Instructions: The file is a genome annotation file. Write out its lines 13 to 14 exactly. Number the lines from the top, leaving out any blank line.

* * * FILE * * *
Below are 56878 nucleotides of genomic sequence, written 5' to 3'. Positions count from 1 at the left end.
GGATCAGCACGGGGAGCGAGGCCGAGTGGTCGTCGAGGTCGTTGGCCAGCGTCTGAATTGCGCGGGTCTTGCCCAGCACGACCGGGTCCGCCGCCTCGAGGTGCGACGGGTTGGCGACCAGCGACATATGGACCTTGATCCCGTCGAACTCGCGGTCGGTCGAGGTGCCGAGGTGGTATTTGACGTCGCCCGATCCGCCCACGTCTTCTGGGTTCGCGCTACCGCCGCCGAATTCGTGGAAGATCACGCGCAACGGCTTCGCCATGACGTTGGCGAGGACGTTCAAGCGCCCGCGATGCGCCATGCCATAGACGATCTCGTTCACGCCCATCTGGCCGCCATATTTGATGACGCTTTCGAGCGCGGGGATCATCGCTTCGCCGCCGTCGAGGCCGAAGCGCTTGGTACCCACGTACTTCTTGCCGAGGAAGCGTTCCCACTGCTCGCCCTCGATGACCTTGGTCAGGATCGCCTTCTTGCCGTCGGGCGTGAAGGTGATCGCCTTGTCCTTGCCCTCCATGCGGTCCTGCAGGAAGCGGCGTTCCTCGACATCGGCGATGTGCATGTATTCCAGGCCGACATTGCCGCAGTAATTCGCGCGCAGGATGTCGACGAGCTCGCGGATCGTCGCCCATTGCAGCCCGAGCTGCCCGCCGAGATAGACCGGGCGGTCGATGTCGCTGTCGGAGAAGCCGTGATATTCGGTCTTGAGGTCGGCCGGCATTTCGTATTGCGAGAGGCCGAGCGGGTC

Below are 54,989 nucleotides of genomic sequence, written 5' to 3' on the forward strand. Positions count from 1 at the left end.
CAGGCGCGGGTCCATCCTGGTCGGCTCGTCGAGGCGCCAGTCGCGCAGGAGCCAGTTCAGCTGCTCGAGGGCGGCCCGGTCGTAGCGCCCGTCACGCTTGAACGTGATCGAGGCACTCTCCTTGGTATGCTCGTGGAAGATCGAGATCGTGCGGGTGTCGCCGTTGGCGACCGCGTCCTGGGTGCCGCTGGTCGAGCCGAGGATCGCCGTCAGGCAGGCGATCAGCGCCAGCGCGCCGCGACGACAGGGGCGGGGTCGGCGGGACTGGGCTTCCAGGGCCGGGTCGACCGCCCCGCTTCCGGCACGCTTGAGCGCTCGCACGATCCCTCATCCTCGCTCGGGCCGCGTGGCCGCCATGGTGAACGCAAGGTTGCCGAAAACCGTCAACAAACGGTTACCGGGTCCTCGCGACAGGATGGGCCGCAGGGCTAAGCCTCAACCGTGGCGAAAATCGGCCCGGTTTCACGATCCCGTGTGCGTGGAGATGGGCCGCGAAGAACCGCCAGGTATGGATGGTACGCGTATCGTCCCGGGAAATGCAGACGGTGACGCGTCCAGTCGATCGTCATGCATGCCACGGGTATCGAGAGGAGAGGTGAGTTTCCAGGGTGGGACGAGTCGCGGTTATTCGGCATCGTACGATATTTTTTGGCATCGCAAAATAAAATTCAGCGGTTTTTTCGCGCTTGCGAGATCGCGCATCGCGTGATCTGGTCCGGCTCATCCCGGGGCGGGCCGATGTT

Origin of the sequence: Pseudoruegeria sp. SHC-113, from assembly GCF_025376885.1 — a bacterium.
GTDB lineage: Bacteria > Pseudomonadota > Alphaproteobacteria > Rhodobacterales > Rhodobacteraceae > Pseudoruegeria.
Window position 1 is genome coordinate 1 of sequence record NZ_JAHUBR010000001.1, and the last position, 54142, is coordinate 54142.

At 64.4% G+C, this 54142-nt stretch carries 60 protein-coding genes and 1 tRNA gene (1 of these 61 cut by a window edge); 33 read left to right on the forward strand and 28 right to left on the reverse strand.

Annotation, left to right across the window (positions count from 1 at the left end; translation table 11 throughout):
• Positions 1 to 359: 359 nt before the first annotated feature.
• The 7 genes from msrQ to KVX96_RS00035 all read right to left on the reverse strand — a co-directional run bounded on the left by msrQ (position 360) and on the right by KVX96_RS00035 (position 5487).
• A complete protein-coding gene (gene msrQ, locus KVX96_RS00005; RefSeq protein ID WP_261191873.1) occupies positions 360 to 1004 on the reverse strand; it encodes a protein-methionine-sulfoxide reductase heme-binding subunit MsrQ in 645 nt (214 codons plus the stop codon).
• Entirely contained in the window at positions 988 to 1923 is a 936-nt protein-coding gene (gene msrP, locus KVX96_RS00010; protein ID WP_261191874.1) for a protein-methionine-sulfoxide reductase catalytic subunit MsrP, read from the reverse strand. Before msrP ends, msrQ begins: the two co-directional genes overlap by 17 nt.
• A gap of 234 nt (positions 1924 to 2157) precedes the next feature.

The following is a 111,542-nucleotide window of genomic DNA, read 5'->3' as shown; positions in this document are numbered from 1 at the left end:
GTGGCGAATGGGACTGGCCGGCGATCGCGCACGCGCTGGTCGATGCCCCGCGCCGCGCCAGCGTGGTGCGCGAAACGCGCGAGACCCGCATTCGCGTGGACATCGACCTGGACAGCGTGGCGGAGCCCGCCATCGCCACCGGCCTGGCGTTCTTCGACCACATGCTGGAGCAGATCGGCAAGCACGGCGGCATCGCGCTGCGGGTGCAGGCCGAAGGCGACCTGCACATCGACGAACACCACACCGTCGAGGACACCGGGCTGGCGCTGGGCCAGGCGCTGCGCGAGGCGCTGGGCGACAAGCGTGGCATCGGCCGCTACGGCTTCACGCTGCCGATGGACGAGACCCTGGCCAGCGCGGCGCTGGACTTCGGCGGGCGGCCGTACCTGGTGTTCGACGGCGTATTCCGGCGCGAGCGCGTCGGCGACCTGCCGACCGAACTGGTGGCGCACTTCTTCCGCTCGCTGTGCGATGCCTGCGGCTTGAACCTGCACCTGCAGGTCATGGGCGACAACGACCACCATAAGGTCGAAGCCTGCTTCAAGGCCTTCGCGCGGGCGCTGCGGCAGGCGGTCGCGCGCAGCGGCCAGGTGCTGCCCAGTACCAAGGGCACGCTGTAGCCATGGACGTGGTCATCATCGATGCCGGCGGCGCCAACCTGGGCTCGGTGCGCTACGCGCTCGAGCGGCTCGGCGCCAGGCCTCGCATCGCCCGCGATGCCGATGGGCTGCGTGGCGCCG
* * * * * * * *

• Entirely contained in the window at positions 988 to 1923 is a 936-nt protein-coding gene (gene msrP, locus KVX96_RS00010; protein ID WP_261191874.1) for a protein-methionine-sulfoxide reductase catalytic subunit MsrP, read from the reverse strand. Before msrP ends, msrQ begins: the two co-directional genes overlap by 17 nt.
• A gap of 234 nt (positions 1924 to 2157) precedes the next feature.